Who causes problems?
The human voice causes problems so you get rid of the singer. You don't think the companies and corporations are delighted with dance music? You get rid of the singers, they cause trouble, they say things about right and wrong, they rock the boat. The impetus today is don't rock the boat, don't say anything that someone might object to, this is what television tells you, this is what the internet tells you , this is what dance culture tells you, this is what ironically punk rock told you.
Punk rock was safe, it was comfortable. It was like drinking hot chocolate and going to bed with a teddy bear. That's what punk rock really was.

You think that it seduced people into believing it was a revolution but it was little more than revolt transforming into style?
It was a counter-revolution, the dog returning to its vomit. It was turning away from William Faulkner and to Harold Robbins, that's what it was. But Harold Robbins is always going to be more popular than William Faulkner, no offence to Harold Robbins.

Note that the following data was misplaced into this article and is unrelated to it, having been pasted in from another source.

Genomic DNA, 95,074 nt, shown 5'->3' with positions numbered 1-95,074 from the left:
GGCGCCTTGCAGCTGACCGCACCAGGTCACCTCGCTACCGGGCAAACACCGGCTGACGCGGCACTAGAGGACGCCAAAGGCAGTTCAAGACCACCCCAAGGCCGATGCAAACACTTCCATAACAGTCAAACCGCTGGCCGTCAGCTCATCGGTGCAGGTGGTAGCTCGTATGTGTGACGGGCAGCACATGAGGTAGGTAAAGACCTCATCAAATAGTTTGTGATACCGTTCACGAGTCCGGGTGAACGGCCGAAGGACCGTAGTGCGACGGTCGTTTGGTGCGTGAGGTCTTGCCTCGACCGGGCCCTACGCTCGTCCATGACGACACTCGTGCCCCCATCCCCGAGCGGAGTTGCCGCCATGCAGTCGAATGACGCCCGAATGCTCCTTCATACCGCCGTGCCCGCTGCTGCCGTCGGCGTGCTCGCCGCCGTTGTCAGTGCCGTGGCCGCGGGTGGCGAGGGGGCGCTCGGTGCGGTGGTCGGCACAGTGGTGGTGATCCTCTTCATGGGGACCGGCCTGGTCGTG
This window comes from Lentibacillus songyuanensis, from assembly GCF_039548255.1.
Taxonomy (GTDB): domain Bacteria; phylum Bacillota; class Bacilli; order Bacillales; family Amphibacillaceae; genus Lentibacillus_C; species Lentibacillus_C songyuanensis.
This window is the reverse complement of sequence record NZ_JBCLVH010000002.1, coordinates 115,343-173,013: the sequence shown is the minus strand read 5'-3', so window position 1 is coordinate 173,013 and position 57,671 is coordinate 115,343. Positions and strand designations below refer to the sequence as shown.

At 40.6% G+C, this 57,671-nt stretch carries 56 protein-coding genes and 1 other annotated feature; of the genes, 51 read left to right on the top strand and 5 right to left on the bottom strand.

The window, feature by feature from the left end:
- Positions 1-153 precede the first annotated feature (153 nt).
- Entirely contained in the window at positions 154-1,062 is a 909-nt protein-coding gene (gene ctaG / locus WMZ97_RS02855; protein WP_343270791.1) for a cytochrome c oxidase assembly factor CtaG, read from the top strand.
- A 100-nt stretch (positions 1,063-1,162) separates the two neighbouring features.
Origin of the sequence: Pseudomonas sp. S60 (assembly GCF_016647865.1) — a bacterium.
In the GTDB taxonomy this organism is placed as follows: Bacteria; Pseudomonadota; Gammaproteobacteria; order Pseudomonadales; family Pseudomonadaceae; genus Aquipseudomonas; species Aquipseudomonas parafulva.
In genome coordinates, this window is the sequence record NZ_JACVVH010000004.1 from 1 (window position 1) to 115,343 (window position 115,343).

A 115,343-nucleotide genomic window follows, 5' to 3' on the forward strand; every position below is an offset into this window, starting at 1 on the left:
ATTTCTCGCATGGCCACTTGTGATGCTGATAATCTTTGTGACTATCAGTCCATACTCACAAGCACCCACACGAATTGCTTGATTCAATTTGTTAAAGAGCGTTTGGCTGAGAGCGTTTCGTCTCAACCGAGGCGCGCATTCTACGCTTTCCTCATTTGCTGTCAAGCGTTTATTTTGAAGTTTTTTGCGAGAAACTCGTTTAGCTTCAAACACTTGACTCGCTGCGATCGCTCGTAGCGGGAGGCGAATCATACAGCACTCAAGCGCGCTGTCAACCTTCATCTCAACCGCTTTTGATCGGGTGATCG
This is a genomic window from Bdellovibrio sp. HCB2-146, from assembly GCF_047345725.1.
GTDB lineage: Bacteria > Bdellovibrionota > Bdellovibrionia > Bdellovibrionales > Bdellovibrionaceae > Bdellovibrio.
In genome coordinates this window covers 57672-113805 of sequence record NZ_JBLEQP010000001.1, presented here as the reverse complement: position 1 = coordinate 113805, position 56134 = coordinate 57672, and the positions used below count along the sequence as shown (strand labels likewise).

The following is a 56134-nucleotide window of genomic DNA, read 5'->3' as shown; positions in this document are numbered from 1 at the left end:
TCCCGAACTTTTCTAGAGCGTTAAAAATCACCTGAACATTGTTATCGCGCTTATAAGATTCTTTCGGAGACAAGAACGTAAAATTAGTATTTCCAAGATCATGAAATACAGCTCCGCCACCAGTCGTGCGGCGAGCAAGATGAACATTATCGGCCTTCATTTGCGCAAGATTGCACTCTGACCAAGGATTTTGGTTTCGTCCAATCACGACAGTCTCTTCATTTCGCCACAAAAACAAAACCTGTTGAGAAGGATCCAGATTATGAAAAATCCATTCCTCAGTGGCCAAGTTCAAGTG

Nicely put.
I'm sure I'm being unjust to Harold Robbins.

David, we've talked a long time and I'd like to thank you for that ...
Right, just rewrite the whole thing so it sounds interesting for someone to come and see us because I've always ruined our career by doing interviews like this instead of the ones I should be doing.

I didn't ask you what you favourite colours were though, did I?
Nope, you missed that one.

For more on Pere Ubu and/or David Thomas check out this and this.